Fetal Alcohol Spectrum Disorder in Scotland
What is FASD?
Fetal Alcohol Spectrum Disorder (FASD) is a range of conditions which are caused by exposure to alcohol during pregnancy. Not all cases of alcohol-exposed pregnancy result in FASD but as alcohol is a toxin, and crosses from mother to baby during pregnancy, drinking alcohol at any stage in pregnancy is always a risk.
FASD affects people their whole lives, in different ways. Difficulties with behaviour and learning, as well as physical symptoms including organ damage and poor growth, are some of the ways people with FASD can be affected.
It’s estimated that 3-5% of people in Scotland could be living with FASD, a lifelong but preventable condition. The current life expectancy for people living with FASD is just 34 years old, because of deaths which might be prevented with better support at an earlier age.
Alcohol and pregnancy
We know that exposure to alcohol during pregnancy is the only cause of FASD. So avoiding alcohol if you think you might be pregnant, or know you are pregnant, is safest for you and your baby.
We also know that binge drinking – consuming lots of alcohol in a short period – is a particular risk for FASD. In Scotland binge drinking is still fairly common, and around 45% of pregnancies in the UK are unplanned, so there are two pieces of advice which can help women avoid alcohol-exposed pregnancy.
First is planning to avoid pregnancy if that is what you want – sexual and reproductive health services in your area can help you make a plan that fits your life.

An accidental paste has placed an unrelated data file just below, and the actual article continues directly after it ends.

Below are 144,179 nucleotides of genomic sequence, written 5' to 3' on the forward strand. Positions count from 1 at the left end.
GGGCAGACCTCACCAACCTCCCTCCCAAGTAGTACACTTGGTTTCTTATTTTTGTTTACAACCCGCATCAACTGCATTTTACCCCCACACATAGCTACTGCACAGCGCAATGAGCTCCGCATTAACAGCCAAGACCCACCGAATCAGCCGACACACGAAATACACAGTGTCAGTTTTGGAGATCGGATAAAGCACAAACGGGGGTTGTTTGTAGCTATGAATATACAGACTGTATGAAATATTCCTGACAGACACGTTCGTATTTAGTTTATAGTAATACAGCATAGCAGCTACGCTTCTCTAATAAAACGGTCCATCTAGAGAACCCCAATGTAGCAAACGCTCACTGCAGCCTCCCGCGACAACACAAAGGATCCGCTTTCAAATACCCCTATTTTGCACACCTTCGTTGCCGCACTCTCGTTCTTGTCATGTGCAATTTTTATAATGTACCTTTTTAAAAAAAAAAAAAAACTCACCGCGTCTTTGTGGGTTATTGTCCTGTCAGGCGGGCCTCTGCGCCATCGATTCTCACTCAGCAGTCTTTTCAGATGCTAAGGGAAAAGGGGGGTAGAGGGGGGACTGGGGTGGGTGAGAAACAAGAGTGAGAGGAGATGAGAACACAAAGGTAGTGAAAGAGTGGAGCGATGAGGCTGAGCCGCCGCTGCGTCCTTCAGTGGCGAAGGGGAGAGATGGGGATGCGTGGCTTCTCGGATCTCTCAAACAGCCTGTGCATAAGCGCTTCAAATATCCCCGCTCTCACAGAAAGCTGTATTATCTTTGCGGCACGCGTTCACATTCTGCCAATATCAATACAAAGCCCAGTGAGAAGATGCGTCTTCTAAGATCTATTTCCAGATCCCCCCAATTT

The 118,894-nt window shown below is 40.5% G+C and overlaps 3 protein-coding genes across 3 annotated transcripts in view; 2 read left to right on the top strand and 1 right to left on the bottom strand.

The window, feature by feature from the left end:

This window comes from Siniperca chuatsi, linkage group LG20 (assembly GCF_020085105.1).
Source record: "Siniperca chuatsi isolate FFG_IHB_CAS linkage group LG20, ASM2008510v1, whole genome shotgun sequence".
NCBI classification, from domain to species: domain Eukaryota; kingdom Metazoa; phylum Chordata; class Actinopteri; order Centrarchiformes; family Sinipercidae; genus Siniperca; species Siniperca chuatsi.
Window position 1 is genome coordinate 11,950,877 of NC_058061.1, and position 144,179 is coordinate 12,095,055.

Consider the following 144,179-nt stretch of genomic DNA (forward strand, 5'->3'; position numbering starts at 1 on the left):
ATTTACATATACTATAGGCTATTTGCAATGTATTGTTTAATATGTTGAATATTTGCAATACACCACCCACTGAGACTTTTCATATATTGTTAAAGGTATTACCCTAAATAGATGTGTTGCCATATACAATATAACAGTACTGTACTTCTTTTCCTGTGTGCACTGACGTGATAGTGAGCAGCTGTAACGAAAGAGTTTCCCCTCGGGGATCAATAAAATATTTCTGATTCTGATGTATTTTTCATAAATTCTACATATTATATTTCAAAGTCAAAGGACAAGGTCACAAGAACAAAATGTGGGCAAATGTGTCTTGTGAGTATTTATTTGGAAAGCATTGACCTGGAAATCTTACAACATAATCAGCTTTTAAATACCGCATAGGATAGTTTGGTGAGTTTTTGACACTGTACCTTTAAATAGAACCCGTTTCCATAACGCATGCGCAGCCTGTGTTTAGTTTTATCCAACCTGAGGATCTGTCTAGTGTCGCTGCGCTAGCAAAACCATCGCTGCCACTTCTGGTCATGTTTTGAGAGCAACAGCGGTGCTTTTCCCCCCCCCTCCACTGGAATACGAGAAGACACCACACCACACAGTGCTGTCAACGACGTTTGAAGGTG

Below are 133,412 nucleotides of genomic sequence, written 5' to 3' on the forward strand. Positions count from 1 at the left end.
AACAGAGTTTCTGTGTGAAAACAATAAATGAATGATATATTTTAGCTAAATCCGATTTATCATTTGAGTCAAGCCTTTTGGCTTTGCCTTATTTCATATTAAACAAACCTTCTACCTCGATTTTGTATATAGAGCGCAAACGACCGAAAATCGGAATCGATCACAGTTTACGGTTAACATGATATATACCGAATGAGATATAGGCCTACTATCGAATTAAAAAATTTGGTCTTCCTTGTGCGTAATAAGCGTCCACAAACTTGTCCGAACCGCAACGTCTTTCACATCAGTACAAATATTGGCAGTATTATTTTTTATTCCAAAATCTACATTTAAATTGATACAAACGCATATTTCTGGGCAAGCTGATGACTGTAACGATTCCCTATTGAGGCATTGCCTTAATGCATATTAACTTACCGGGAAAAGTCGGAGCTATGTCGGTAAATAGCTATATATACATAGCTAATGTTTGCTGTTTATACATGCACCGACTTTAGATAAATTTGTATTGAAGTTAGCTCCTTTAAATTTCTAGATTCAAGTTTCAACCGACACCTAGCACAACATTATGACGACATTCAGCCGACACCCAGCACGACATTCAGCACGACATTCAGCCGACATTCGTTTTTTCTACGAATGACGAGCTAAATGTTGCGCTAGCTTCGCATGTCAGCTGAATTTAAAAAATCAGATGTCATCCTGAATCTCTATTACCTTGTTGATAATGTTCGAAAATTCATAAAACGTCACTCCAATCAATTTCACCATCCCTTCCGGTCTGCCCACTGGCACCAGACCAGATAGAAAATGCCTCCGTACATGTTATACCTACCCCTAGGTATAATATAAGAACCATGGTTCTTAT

Second is avoiding alcohol if you are, or might be, pregnant. Sometimes that can be difficult – there can be pressure on people to drink socially, and dependency doesn’t stop with pregnancy. Talking to your midwife or GP if you are concerned about your drinking is the best advice, so you can get support to help stop drinking and avoid worrying. Whether you have nothing to worry about or need some support, it’s best to ask early.
Support for people with FASD and their families
People with FASD may need support their whole lives, in different ways at different times. The same is true of their families, and support is available. Early identification and support is crucial to help people make the most of educational and social opportunities.
The FASD Hub Scotland provides help to families living with FASD through its email service, helpline (0300 666 0006 (option 2) Tues-Thurs, 10am-2.30pm) and website. They can guide you through the process of getting a diagnosis, accessing benefits and funding and getting additional support.
NHS Ayrshire and Arran has hosted the Fetal Alcohol Advisory and Support Team (FAAST) since 2014, funded by the Scottish Government. The project runs a clinic to support people with FASD and offers support to clinicians and professionals working with the condition. Currently Scotland’s only team of this kind, it is hoped that similar work can be adopted across Scotland to help support people with FASD. The team can be referred to from within the NHS Ayrshire and Arran health board, but professionals working with FASD anywhere in Scotland can benefit from the team’s insight and networking capacity.